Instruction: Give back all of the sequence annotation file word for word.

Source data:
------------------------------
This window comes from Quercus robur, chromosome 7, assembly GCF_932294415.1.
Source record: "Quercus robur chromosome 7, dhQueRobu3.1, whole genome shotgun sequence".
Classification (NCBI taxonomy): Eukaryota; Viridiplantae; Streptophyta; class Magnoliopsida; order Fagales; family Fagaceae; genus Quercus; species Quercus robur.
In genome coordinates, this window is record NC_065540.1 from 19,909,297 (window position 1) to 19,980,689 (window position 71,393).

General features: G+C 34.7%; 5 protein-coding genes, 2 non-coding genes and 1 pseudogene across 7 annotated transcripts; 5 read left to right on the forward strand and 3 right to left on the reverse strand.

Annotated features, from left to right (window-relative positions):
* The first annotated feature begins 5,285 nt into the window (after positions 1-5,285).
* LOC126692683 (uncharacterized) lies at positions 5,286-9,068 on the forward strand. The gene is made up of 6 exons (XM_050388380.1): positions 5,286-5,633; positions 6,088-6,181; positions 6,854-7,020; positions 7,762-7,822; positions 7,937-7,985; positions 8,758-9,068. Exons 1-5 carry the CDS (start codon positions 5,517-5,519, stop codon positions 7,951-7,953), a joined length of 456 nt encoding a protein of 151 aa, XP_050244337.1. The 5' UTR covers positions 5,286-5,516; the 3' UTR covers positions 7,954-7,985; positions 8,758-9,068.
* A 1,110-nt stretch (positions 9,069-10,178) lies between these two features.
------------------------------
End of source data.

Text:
This window comes from Quercus robur, chromosome 7, assembly GCF_932294415.1.
Source record: "Quercus robur chromosome 7, dhQueRobu3.1, whole genome shotgun sequence".
Classification (NCBI taxonomy): Eukaryota; Viridiplantae; Streptophyta; class Magnoliopsida; order Fagales; family Fagaceae; genus Quercus; species Quercus robur.
In genome coordinates, this window is record NC_065540.1 from 19,909,297 (window position 1) to 19,980,689 (window position 71,393).

General features: G+C 34.7%; 5 protein-coding genes, 2 non-coding genes and 1 pseudogene across 7 annotated transcripts; 5 read left to right on the forward strand and 3 right to left on the reverse strand.

Annotated features, from left to right (window-relative positions):
* The first annotated feature begins 5,285 nt into the window (after positions 1-5,285).
* LOC126692683 (uncharacterized) lies at positions 5,286-9,068 on the forward strand. The gene is made up of 6 exons (XM_050388380.1): positions 5,286-5,633; positions 6,088-6,181; positions 6,854-7,020; positions 7,762-7,822; positions 7,937-7,985; positions 8,758-9,068. Exons 1-5 carry the CDS (start codon positions 5,517-5,519, stop codon positions 7,951-7,953), a joined length of 456 nt encoding a protein of 151 aa, XP_050244337.1. The 5' UTR covers positions 5,286-5,516; the 3' UTR covers positions 7,954-7,985; positions 8,758-9,068.
* A 1,110-nt stretch (positions 9,069-10,178) lies between these two features.